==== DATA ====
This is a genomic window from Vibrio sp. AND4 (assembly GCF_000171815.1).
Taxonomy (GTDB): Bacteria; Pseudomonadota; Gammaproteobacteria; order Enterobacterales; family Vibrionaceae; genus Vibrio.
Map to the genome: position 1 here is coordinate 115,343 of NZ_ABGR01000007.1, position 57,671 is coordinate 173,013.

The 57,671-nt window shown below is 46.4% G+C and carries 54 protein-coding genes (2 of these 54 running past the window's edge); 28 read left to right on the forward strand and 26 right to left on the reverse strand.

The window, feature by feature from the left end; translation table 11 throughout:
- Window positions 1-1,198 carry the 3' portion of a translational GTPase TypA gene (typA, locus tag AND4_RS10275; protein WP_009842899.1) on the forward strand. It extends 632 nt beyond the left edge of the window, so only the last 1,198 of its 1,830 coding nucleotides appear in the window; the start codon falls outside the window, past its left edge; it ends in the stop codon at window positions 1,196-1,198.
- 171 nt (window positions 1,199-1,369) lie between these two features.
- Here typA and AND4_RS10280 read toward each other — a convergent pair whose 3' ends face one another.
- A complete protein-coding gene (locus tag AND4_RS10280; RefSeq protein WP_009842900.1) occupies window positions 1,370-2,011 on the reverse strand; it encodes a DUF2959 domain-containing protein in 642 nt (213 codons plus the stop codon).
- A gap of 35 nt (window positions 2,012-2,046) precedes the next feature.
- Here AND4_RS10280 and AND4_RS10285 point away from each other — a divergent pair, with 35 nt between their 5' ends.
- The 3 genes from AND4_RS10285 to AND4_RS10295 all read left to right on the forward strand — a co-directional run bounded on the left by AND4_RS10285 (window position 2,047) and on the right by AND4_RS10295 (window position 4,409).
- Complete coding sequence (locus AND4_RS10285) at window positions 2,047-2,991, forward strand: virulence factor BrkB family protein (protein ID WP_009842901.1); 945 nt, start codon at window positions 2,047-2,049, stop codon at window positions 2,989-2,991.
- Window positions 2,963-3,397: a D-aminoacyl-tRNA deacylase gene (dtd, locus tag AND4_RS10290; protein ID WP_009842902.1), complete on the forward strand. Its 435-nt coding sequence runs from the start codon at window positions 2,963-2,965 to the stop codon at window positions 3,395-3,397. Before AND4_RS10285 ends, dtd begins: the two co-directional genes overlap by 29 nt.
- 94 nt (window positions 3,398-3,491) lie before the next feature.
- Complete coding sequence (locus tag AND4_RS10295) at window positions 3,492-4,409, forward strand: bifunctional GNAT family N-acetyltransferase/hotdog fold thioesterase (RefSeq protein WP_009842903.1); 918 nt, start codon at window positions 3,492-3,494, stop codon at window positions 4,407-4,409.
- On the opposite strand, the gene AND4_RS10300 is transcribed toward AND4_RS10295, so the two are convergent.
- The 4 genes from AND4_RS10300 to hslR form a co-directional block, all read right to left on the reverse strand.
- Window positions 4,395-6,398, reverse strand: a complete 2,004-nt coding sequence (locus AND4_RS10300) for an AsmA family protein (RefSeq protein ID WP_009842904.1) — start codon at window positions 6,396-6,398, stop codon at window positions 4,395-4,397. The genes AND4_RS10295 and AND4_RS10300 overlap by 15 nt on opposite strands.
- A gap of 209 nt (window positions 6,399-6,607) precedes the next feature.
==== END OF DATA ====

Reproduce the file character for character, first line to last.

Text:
This is a genomic window from Vibrio sp. AND4 (assembly GCF_000171815.1).
Taxonomy (GTDB): Bacteria; Pseudomonadota; Gammaproteobacteria; order Enterobacterales; family Vibrionaceae; genus Vibrio.
Map to the genome: position 1 here is coordinate 115,343 of NZ_ABGR01000007.1, position 57,671 is coordinate 173,013.

The 57,671-nt window shown below is 46.4% G+C and carries 54 protein-coding genes (2 of these 54 running past the window's edge); 28 read left to right on the forward strand and 26 right to left on the reverse strand.

The window, feature by feature from the left end; translation table 11 throughout:
- Window positions 1-1,198 carry the 3' portion of a translational GTPase TypA gene (typA, locus tag AND4_RS10275; protein WP_009842899.1) on the forward strand. It extends 632 nt beyond the left edge of the window, so only the last 1,198 of its 1,830 coding nucleotides appear in the window; the start codon falls outside the window, past its left edge; it ends in the stop codon at window positions 1,196-1,198.
- 171 nt (window positions 1,199-1,369) lie between these two features.
- Here typA and AND4_RS10280 read toward each other — a convergent pair whose 3' ends face one another.
- A complete protein-coding gene (locus tag AND4_RS10280; RefSeq protein WP_009842900.1) occupies window positions 1,370-2,011 on the reverse strand; it encodes a DUF2959 domain-containing protein in 642 nt (213 codons plus the stop codon).
- A gap of 35 nt (window positions 2,012-2,046) precedes the next feature.
- Here AND4_RS10280 and AND4_RS10285 point away from each other — a divergent pair, with 35 nt between their 5' ends.
- The 3 genes from AND4_RS10285 to AND4_RS10295 all read left to right on the forward strand — a co-directional run bounded on the left by AND4_RS10285 (window position 2,047) and on the right by AND4_RS10295 (window position 4,409).
- Complete coding sequence (locus AND4_RS10285) at window positions 2,047-2,991, forward strand: virulence factor BrkB family protein (protein ID WP_009842901.1); 945 nt, start codon at window positions 2,047-2,049, stop codon at window positions 2,989-2,991.
- Window positions 2,963-3,397: a D-aminoacyl-tRNA deacylase gene (dtd, locus tag AND4_RS10290; protein ID WP_009842902.1), complete on the forward strand. Its 435-nt coding sequence runs from the start codon at window positions 2,963-2,965 to the stop codon at window positions 3,395-3,397. Before AND4_RS10285 ends, dtd begins: the two co-directional genes overlap by 29 nt.
- 94 nt (window positions 3,398-3,491) lie before the next feature.
- Complete coding sequence (locus tag AND4_RS10295) at window positions 3,492-4,409, forward strand: bifunctional GNAT family N-acetyltransferase/hotdog fold thioesterase (RefSeq protein WP_009842903.1); 918 nt, start codon at window positions 3,492-3,494, stop codon at window positions 4,407-4,409.
- On the opposite strand, the gene AND4_RS10300 is transcribed toward AND4_RS10295, so the two are convergent.
- The 4 genes from AND4_RS10300 to hslR form a co-directional block, all read right to left on the reverse strand.
- Window positions 4,395-6,398, reverse strand: a complete 2,004-nt coding sequence (locus AND4_RS10300) for an AsmA family protein (RefSeq protein ID WP_009842904.1) — start codon at window positions 6,396-6,398, stop codon at window positions 4,395-4,397. The genes AND4_RS10295 and AND4_RS10300 overlap by 15 nt on opposite strands.
- A gap of 209 nt (window positions 6,399-6,607) precedes the next feature.